It is certainly a good thing and also fun, to learn how to use a sextant. Even the US Navy realized this as they started to teach again the almost lost art of celestial navigation. However, to get a good star position fix requires a lot of training and experience. Start simple with ‘shooting’ the sun and plotting the position line on the chart. A radar bearing line for instance would help to get a fix. In this way you can immediately check the result with a GPS fix. You should improve your skills over time in this way. In due time you will also learn what your personal error is, well not everybody has one but most of us have.
The calculation method used until the 1980s was the Haversine Formula and Log Tables. Navigators on commercial ships used Sight Reduction Tables but most preferred the longer method in the interests of accuracy and flexibility. These days you can buy a pre-programmed Texas Instrument celestial calculator which simplifies the calculations enormously.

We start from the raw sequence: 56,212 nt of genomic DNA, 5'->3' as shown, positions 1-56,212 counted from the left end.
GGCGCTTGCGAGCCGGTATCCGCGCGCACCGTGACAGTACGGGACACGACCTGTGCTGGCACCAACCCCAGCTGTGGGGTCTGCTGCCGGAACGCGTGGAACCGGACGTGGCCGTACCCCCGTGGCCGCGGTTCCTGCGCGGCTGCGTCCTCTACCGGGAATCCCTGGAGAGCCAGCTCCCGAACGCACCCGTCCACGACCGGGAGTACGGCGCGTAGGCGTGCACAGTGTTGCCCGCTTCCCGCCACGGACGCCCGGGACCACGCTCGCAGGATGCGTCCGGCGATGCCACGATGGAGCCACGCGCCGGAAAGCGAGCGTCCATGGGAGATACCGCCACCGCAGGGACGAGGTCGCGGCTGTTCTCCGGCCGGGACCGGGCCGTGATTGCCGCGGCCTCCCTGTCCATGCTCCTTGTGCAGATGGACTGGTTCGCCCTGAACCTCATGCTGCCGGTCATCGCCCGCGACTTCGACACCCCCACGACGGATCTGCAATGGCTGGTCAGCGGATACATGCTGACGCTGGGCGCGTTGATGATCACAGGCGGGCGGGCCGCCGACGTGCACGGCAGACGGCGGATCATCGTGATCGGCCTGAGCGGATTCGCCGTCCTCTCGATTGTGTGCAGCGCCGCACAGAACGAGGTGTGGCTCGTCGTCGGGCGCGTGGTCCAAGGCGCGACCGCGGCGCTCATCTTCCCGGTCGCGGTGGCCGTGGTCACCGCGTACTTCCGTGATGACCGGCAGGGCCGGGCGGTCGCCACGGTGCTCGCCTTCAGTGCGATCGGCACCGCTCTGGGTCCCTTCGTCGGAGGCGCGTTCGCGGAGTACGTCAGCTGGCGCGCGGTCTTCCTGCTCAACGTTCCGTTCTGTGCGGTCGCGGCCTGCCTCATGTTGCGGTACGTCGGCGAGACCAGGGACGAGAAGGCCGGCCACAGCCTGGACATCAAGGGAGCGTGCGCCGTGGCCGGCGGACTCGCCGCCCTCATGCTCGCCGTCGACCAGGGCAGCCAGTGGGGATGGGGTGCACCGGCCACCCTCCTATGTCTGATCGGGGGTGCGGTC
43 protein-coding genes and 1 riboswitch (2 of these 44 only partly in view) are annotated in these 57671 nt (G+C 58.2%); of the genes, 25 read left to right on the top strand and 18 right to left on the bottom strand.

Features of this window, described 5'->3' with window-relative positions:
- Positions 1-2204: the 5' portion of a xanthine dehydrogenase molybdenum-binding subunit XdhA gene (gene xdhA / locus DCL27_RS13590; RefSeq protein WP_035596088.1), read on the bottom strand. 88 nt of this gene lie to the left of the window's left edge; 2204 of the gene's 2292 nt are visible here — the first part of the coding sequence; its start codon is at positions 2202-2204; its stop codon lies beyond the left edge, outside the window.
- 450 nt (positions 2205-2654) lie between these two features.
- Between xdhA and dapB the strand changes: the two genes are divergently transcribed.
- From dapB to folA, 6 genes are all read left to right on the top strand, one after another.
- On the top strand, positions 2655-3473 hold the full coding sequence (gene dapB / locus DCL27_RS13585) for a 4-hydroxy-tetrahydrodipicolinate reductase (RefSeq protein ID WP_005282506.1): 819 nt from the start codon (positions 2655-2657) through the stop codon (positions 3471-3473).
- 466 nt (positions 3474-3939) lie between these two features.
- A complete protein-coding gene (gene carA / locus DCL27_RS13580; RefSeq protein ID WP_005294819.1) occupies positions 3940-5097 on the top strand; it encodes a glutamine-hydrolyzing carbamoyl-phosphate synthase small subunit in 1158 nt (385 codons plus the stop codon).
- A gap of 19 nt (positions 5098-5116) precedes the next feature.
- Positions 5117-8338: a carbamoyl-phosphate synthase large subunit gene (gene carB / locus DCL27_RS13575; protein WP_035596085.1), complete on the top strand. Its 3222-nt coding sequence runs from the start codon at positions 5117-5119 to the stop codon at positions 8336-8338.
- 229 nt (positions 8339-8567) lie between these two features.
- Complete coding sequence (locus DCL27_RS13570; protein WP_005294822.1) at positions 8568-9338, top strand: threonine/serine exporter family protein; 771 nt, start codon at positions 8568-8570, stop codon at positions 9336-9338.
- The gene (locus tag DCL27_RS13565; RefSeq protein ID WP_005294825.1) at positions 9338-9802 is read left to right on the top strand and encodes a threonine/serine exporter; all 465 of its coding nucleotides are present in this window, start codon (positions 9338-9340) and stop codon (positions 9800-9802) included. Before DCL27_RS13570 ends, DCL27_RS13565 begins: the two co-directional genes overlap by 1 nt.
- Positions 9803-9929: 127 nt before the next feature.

It is even possible to start the learning curve with a simple plastic lifeboat sextant.
This is my ancient sextant but still in excellent working condition with a very clear night glass.